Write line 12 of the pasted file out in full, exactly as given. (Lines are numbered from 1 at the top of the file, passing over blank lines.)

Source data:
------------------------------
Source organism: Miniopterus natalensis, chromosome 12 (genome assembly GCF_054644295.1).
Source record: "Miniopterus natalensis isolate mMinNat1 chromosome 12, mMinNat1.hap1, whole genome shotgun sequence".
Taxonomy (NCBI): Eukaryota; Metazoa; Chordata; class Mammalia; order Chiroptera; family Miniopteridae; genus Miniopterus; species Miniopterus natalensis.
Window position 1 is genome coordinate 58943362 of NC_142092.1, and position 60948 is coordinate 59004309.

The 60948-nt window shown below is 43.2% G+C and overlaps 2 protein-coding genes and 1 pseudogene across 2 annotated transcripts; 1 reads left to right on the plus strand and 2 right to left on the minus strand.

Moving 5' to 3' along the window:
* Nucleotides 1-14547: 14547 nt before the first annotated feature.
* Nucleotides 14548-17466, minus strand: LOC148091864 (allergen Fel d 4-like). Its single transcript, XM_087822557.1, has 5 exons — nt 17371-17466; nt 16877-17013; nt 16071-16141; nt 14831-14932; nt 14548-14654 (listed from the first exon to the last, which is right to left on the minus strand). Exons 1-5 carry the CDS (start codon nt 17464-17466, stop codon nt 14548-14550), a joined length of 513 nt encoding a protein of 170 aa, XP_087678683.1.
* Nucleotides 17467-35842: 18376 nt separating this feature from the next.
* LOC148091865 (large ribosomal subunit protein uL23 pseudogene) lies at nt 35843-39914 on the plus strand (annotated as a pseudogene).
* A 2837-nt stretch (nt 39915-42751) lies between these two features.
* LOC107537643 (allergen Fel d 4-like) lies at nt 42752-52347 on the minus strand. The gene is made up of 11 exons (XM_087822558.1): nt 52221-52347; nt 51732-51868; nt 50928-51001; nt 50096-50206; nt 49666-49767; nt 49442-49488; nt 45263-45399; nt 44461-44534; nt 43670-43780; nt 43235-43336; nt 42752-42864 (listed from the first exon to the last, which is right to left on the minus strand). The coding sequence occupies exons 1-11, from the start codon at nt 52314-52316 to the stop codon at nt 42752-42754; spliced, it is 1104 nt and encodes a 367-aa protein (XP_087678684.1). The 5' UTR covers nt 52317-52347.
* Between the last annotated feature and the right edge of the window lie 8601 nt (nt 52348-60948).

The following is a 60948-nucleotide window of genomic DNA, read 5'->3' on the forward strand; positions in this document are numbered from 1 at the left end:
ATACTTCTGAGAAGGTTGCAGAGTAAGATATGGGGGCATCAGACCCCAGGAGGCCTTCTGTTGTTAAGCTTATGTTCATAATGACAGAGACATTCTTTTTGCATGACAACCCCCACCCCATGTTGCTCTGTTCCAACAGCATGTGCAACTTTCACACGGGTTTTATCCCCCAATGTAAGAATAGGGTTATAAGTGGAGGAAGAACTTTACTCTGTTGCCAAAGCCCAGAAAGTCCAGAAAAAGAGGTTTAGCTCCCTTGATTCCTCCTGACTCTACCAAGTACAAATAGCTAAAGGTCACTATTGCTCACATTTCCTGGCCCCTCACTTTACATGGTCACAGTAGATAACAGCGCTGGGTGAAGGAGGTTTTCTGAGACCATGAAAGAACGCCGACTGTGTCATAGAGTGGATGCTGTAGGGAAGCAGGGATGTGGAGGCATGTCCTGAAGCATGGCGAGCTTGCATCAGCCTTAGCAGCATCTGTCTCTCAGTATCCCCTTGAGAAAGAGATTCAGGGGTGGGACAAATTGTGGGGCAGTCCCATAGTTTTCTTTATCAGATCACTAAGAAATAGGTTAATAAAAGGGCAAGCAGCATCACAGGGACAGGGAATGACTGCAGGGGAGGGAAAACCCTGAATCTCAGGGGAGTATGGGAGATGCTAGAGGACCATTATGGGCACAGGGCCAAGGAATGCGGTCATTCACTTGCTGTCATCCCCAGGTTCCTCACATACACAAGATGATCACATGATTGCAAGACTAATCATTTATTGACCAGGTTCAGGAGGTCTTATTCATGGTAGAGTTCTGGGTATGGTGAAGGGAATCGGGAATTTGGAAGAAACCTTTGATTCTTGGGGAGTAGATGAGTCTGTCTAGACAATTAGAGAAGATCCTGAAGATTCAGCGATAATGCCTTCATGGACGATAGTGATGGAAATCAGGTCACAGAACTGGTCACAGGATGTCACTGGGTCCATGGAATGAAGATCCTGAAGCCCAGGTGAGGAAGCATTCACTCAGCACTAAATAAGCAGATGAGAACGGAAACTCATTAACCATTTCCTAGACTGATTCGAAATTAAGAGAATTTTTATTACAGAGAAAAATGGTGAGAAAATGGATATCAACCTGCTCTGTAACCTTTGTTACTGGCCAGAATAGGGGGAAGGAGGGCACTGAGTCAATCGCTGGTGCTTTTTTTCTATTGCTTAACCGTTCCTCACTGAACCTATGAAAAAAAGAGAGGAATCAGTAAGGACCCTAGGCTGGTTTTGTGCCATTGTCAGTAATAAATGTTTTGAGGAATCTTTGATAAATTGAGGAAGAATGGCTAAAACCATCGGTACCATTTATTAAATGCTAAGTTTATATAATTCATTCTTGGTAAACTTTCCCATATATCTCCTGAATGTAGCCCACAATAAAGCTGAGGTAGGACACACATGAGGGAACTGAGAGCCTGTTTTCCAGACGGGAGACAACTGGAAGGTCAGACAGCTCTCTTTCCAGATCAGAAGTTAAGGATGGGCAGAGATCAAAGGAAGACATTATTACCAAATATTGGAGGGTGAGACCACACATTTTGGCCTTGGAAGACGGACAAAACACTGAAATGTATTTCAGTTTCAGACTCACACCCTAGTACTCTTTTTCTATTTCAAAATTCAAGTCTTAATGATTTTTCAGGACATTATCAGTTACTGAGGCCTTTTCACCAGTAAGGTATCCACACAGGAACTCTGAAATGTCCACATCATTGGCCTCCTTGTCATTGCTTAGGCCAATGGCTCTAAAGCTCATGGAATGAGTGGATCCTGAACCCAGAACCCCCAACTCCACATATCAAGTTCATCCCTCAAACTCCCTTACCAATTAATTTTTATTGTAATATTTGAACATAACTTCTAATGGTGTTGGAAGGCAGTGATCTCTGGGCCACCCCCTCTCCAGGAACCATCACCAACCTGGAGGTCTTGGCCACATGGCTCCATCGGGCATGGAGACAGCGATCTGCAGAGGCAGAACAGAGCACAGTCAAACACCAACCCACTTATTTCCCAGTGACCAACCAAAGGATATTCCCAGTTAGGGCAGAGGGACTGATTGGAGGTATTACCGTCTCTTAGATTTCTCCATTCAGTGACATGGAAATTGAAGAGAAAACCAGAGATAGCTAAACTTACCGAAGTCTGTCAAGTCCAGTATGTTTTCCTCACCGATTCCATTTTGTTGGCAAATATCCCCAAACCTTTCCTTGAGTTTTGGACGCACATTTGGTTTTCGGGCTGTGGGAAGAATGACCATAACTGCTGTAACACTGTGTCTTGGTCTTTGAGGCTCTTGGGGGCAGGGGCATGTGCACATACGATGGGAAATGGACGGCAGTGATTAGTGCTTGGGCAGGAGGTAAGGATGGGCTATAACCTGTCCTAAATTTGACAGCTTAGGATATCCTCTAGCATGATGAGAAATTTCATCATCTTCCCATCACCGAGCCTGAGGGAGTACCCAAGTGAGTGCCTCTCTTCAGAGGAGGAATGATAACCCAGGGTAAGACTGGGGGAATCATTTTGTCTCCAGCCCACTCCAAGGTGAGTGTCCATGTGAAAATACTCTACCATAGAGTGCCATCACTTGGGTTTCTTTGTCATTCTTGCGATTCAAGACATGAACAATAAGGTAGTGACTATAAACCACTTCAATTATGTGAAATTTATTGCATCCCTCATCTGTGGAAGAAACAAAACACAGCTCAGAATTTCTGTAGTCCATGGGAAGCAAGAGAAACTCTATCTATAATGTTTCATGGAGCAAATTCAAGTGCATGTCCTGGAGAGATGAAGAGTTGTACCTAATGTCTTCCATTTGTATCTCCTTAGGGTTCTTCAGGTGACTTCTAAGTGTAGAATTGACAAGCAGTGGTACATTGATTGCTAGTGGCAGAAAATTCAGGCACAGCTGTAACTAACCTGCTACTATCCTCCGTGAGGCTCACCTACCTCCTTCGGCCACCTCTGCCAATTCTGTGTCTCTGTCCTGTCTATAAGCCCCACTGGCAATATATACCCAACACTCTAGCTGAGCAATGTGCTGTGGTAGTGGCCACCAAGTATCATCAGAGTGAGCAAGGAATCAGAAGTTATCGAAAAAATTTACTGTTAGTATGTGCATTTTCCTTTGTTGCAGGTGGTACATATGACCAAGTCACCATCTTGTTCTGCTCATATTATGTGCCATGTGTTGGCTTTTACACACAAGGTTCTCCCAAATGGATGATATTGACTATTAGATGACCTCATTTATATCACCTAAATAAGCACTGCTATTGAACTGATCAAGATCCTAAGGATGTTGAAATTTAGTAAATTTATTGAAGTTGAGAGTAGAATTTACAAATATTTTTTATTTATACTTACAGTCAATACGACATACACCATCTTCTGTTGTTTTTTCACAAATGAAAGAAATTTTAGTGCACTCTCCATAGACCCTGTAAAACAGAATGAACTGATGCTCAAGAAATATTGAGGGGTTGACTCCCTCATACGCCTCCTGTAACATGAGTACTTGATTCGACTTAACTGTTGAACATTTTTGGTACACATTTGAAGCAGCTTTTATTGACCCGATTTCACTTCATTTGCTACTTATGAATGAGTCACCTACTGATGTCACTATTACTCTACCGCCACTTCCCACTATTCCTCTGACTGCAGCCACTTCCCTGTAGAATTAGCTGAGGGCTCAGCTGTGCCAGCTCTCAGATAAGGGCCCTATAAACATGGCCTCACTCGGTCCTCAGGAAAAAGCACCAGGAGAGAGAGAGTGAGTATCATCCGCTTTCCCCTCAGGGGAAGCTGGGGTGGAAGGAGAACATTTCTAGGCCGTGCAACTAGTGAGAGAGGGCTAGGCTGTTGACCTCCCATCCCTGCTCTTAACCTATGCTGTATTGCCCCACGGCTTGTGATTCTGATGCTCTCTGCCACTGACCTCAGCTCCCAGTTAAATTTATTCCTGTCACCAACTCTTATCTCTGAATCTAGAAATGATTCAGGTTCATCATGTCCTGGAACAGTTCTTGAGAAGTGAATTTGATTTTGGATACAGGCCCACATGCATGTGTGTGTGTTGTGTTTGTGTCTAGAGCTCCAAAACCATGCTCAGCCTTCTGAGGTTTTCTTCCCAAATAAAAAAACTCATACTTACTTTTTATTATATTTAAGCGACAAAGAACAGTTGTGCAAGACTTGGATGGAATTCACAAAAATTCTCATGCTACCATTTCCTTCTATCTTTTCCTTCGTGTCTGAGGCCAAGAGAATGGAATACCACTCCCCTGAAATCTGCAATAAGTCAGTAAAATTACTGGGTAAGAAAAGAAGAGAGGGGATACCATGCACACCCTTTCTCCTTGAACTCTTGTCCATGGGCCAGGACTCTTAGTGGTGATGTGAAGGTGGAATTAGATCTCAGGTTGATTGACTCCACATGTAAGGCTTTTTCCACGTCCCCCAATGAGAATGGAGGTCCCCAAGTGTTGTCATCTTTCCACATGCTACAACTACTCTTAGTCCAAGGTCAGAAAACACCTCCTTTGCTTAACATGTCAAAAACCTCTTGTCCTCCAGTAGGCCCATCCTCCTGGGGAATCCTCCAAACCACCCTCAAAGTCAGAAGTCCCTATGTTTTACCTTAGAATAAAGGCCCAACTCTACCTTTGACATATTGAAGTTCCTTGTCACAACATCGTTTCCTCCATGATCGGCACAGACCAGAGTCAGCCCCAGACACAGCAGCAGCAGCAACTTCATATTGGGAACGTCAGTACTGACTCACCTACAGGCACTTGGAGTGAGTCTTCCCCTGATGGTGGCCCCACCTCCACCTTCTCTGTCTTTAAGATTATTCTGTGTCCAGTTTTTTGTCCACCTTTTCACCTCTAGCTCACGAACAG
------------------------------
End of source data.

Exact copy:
* LOC107537643 (allergen Fel d 4-like) lies at nt 42752-52347 on the minus strand. The gene is made up of 11 exons (XM_087822558.1): nt 52221-52347; nt 51732-51868; nt 50928-51001; nt 50096-50206; nt 49666-49767; nt 49442-49488; nt 45263-45399; nt 44461-44534; nt 43670-43780; nt 43235-43336; nt 42752-42864 (listed from the first exon to the last, which is right to left on the minus strand). The coding sequence occupies exons 1-11, from the start codon at nt 52314-52316 to the stop codon at nt 42752-42754; spliced, it is 1104 nt and encodes a 367-aa protein (XP_087678684.1). The 5' UTR covers nt 52317-52347.